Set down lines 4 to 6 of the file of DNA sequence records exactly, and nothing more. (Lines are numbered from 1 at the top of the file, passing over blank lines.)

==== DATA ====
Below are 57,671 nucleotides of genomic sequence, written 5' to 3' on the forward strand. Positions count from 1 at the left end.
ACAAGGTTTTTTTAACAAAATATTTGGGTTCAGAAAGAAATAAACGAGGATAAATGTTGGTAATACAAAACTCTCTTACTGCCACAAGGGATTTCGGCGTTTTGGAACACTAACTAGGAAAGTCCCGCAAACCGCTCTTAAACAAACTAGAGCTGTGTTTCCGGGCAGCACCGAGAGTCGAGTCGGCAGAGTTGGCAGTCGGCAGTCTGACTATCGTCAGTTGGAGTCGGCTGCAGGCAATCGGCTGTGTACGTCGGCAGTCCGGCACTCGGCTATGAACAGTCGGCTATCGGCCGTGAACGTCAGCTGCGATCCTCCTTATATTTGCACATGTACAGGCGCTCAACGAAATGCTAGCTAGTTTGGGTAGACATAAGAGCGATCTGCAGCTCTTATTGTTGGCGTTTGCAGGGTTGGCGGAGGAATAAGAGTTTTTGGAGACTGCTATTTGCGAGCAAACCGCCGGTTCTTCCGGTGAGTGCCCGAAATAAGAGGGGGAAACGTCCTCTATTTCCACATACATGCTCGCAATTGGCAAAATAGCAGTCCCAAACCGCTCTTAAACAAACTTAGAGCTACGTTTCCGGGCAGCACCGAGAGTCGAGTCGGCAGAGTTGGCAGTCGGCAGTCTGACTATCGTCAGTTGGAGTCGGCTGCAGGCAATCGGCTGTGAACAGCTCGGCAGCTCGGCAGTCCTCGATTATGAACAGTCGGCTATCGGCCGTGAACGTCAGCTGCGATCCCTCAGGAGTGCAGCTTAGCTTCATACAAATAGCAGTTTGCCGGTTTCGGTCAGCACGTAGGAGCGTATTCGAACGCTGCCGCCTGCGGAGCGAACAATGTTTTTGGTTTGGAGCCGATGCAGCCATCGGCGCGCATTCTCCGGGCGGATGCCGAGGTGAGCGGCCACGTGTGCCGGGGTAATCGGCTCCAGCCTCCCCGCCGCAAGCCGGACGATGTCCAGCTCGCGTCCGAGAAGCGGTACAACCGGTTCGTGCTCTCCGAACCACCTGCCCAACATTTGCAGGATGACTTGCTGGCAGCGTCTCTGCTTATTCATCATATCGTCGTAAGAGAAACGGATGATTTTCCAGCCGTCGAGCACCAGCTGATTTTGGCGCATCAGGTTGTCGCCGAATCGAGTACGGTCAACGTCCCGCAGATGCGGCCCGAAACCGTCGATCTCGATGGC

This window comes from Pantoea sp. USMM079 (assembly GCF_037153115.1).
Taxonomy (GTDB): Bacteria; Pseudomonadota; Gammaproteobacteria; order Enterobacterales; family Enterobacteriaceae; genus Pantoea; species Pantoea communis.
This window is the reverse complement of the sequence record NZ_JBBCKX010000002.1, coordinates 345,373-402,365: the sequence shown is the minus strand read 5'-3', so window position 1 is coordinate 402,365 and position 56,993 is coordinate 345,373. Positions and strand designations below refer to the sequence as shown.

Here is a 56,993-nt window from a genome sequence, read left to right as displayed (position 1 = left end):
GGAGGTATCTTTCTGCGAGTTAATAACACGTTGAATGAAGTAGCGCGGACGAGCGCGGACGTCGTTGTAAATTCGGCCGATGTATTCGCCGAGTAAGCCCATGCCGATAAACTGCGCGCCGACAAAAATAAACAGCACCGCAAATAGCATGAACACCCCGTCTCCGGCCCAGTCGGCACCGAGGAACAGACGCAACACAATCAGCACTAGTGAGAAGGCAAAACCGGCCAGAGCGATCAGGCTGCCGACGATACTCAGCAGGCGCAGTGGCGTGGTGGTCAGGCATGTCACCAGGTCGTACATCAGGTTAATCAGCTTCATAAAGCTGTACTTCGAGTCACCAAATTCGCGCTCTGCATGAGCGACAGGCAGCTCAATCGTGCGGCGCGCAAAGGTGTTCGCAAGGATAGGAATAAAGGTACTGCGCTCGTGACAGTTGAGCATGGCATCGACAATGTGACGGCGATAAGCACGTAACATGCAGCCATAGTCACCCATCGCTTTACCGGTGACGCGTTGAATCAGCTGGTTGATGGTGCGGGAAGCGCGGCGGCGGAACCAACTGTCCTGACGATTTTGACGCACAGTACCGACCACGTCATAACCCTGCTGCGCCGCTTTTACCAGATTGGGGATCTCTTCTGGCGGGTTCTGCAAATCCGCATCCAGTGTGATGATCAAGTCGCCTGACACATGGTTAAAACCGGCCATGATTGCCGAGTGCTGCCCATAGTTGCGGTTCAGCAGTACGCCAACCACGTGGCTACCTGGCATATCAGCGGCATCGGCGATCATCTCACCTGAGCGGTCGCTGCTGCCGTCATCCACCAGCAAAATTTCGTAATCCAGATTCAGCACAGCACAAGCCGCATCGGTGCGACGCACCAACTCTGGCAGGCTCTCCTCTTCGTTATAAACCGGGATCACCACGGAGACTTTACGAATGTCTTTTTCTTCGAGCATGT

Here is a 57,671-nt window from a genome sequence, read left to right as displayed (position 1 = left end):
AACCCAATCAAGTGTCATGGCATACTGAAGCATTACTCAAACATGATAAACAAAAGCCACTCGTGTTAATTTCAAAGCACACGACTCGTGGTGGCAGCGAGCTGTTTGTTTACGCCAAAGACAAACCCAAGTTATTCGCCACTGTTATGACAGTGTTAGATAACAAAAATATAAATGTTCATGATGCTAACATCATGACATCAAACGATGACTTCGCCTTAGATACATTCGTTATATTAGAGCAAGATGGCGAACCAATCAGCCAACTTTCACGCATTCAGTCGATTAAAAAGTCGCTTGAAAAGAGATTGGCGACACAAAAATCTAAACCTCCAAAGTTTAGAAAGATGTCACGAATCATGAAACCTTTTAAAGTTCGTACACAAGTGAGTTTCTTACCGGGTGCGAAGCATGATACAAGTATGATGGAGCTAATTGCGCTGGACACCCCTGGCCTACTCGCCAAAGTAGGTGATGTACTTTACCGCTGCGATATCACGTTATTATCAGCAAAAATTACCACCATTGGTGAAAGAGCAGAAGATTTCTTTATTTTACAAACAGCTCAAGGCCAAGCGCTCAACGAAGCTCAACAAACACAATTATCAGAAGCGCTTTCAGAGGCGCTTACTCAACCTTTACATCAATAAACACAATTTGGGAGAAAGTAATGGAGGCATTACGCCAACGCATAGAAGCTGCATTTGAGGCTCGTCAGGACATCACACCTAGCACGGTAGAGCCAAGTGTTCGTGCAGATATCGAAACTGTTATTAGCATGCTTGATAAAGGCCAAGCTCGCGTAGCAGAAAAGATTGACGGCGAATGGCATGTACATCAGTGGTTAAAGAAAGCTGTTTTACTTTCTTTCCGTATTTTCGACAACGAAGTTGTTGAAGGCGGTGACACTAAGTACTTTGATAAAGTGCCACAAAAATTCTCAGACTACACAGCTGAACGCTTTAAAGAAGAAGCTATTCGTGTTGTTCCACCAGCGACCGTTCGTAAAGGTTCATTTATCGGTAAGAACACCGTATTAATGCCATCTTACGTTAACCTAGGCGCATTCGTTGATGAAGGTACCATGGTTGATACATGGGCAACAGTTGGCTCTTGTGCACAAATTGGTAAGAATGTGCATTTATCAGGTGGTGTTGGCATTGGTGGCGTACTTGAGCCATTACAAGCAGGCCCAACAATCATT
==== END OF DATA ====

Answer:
Taxonomy (GTDB): Bacteria; Pseudomonadota; Gammaproteobacteria; order Enterobacterales; family Enterobacteriaceae; genus Pantoea; species Pantoea communis.
This window is the reverse complement of the sequence record NZ_JBBCKX010000002.1, coordinates 345,373-402,365: the sequence shown is the minus strand read 5'-3', so window position 1 is coordinate 402,365 and position 56,993 is coordinate 345,373. Positions and strand designations below refer to the sequence as shown.

Here is a 56,993-nt window from a genome sequence, read left to right as displayed (position 1 = left end):